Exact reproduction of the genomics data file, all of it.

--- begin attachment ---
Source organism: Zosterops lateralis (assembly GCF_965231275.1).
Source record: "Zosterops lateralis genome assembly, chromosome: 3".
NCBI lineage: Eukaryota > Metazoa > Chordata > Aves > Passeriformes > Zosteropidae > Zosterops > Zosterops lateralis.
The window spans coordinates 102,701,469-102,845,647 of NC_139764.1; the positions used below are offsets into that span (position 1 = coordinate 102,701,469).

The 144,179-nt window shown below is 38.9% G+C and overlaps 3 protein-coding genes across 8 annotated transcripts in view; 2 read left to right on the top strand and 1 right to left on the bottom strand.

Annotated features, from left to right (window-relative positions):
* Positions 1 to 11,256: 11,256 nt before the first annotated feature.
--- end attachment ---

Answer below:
Source organism: Zosterops lateralis (assembly GCF_965231275.1).
Source record: "Zosterops lateralis genome assembly, chromosome: 3".
NCBI lineage: Eukaryota > Metazoa > Chordata > Aves > Passeriformes > Zosteropidae > Zosterops > Zosterops lateralis.
The window spans coordinates 102,701,469-102,845,647 of NC_139764.1; the positions used below are offsets into that span (position 1 = coordinate 102,701,469).

The 144,179-nt window shown below is 38.9% G+C and overlaps 3 protein-coding genes across 8 annotated transcripts in view; 2 read left to right on the top strand and 1 right to left on the bottom strand.

Annotated features, from left to right (window-relative positions):
* Positions 1 to 11,256: 11,256 nt before the first annotated feature.